This is not a review of the 2009 season, per se. Although I will touch on certain things that happened during the season, this is not meant to be a comprehensive review of each player, their contributions, their triumphs and defeats, steps forward or back. What follows is a collection of thoughts that went through my head after I got home after the final game of the 2009 season and just started writing. I tried to organize it into something resembling a linear flow. If it’s obtuse and unclear, blame my no talent editor.
Now then, it is not unusual to overindulge in things that we enjoy. Unfortunately that often leads to a predictable downfall, a numbness if you will, to that very thing that we are supposed to be enjoying. Baseball is no exception. Its 162-game regular season plus month of Spring Training can all reduce to becoming background noise after awhile. It certainly happens to me at times. That is why I try to take some time at the conclusion of every season to ponder and reflect on the last seven months as I head into the dark abyss of the offseason and a pattern of shortening daylight hours.
I liken the 2008 season to being a senior in high school and dealing with a long-term relationship, with the Mariners playing the role of significant other. I knew we were parting ways at the end, and by May, we had emotionally distanced ourselves, but the pure inertia of the relationship meant that we spent all summer pretending to care about each other. The whole time our eye was on the calendar, anxiously awaiting the flipping of the months. We were trying to move on, trying to ignore that you existed and prepare ourselves for the exciting and fearsome new future, but we still had a daily reminder that you were sticking around for the short-term future.
Faced with the reality that we could not speed up time, we made the best of it. Or, not really. To be fully honest, we sort of cheated on you a bit, but I swear it didn't mean anything to us, and come on, you knew what things were at that point! We just wanted to get a small taste of October play and we may have lashed out at you unfairly waiting for that to occur. We're sorry, at least a little bit. Kind of.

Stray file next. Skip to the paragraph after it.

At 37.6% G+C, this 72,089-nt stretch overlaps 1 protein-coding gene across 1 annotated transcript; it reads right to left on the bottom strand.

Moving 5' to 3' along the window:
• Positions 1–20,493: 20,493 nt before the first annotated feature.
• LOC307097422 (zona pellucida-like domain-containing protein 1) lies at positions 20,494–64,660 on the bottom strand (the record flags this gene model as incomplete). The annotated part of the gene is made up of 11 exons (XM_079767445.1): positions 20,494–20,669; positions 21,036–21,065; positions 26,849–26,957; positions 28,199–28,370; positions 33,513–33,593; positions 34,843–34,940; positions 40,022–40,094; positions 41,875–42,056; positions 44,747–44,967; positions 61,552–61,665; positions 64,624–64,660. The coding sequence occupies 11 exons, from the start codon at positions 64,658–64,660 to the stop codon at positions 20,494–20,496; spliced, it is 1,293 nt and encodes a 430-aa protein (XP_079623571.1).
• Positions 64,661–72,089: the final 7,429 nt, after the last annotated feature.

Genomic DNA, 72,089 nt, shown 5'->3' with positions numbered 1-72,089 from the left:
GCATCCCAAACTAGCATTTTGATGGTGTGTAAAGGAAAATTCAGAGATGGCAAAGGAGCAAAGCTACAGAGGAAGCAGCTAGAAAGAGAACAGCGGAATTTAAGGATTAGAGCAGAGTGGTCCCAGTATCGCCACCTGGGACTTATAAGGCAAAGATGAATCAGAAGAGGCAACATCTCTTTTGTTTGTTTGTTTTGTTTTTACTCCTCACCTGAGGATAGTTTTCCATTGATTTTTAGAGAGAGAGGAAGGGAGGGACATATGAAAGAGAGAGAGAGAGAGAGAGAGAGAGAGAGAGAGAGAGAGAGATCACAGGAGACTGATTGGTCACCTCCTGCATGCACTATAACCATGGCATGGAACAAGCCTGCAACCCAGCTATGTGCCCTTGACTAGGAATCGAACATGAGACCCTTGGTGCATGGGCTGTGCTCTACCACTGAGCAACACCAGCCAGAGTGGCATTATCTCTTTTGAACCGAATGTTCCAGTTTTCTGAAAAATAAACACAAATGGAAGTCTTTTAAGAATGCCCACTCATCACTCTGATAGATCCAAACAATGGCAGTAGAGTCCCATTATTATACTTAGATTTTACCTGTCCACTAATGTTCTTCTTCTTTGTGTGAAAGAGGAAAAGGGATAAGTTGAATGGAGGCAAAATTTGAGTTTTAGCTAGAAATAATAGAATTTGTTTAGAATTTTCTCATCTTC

At the end of it all, what we desperately needed was change, any change. Yes, some of us were (rightfully) terrified at the prospect of continued, or even a completely new brand (cough, Randy Smith, cough) of mediocrity and idiocy. However, for the most part, there was a sense, despite how we joked about it throughout 2008, that we had a much better chance of moving upward rather than finding new ways to express that there really was no floor.
Still, you never can be sure and years of disappointment have conditioned some of us, certainly myself, to… maybe not expecting the worst, but to keep the hopes and excitement in check until it's a sure thing. I can give no better example of this than to relate it to other sports. For example, during Sounders away games, I would be in a lively bar and if the Sounders managed to hit the back of the net, everyone around me would go nuts instantly. Meanwhile, I stayed glued to the monitor, scoping out the body language of the players and the ref. Is offsides about to be called? Was play stopped right before for some reason? A full 10 seconds would pass before I was 100% sure that the goal stood. Then I would flip out.
Years and years of heartache from all sort of different angles go into building up a conditioning like that, and it would take far far more than just the firing of Bavasi to put a dent to it. Even through the GM search, when the names were mostly good, I held back. Even after we had our GM and the public parts of our organization named, and I was pleased, I held back. Even after I heard about Blengino overseeing a group devoted to statistical based analysis and an enlarging use of video scouting, I was melting a bit but still held back. Then I got word of who was being hired behind the scenes and I got satisfied, even a little incredulous, but I still held back.